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Summary: Jesus’ story knocks us off balance. Position is nothing and relationship is everything. Possessions are not signs of God’s love but tools for God’s blessings

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Luke 16:19-31 “Turning the Tables”

INTRODUCTION

Often times we go through life on auto-pilot.

• We may spend most of a day in meetings with a person and not be able to describe what that person was wearing.

• We driving down the highway. We reach a particular point in our journey and realize that we can’t recall a significant part of the trip.

• Our spouses get a different style haircut and we don’t notice it, or we don’t notice it for about three weeks.

On of the main issues before us in Jesus’ story of the rich man and Lazarus is our tendency to go through life with blinders on.

CENTERED ON SELF

The rich man in the story is the epitome of conspicuous consumption. He wore expensive clothes. He feasted sumptuously on a daily basis, and his goal was to live as comfortable and as affluent a life as possible.

There is nothing wrong with wealth. It’s a tough job, when you are wealthy, to keep your priorities straight—to make sure that Jesus is Lord and that money is a tool. The criticism that Jesus appears to level at the rich man is that his lifestyle was self-centered, and his riches identified who he was. (The man does not have a name, he’s family and town relationship is not identified, and his actions and his work are not identified.)

Before we condemn the rich man and call him a schmuck, we need to realize that we share several characteristics with him.

• We are rich, too. Even though we have not made the Forbes list of 400 richest people in America, we are still rich by world standards. We are in the top three percent of the world’s wealthiest people.

• We are sometimes very self-centered. With all the stuff to worry about in our lives, we don’t have any time to worry about anyone else’s trials and tribulations.

• We sometimes allow the things of life to identify who we are. There’s a reason why we have Abercrombie and Fitch, and Hollister shirts and no Goodwill shirts, or Coach Handbags have the name prominently displayed.

One of the challenges of being a disciple of Jesus Christ is to be outward focused. In Matthew, Jesus illustrates this by sharing a story about the end times. People will come before God and God will tell them that they didn’t feed, cloth, visit or care for him—because they didn’t see the people in need.

WE SEE TOO MUCH

In today’s world we sometimes see too much and we are paralyzed trying to figure out what we can do. We see pictures of the devastations of the Tsunami of 2005, or the human suffering caused by Katrina, or the famine in East Africa. Closer to home we see countless homeless, the working poor, and children with little or no health care.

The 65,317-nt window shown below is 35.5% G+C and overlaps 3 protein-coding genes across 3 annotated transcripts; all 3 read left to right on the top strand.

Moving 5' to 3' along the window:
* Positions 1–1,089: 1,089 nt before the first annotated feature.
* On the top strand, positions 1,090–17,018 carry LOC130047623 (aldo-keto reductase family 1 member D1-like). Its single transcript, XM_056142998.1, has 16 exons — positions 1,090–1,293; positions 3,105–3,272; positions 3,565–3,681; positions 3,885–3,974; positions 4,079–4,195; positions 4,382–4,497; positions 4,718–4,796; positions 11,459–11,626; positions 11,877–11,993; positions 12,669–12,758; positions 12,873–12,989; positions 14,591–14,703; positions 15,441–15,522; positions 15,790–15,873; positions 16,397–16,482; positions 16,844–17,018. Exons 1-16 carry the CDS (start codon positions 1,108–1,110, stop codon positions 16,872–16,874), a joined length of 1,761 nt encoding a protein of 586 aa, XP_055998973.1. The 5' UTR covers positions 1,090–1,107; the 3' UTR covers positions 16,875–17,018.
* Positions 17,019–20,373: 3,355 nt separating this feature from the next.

One of the actions we can take is to work together to address the situation beyond our congregation. As a congregation we do this be supporting Lutheran World Relief, Lutheran Social Services, and Lutheran Disaster Relief.

Another way that we can address the needs around us is to meet a need as a congregation. We have done this by holding auctions, and garage sales, providing Thanksgiving dinner and Christmas presents, and working with Habitat for Humanity. It is our goal to expand our ministries as a congregation so that we can reach people and Change lives to a greater degree.

We can also ask the Lord to open our eyes to see the Lazarus who is next to us. The person might be our neighbor, our co-worker, someone we see at the gas station or the grocery store. All around us are people who need simple acts of love and support.

Such actions back up the authority of Scripture in our lives and our claims that Jesus is the way, the truth and the life.

A SHINING WITNESS

As the story draws to a close, the rich man asks Abraham to send Lazarus back to his brothers so that they may mend their ways and not end up like he did, in Hades. Abraham rejects his request.

The importance of Scripture is lifted up. Abraham says that Moses and the prophets are enough. If they don’t believe the Bible, then they won’t believe if a person comes back from the dead. We know that is true, because many people still do not believe in Jesus—even though he was raised from the dead.

We can’t force people to believe, but we can give them fewer reasons not to believe. Many people reject the Christian faith because of the actions of the church or people who call themselves “Christian.” The truth is that we have been judgmental, we have been unloving, and we have not walked our talk.

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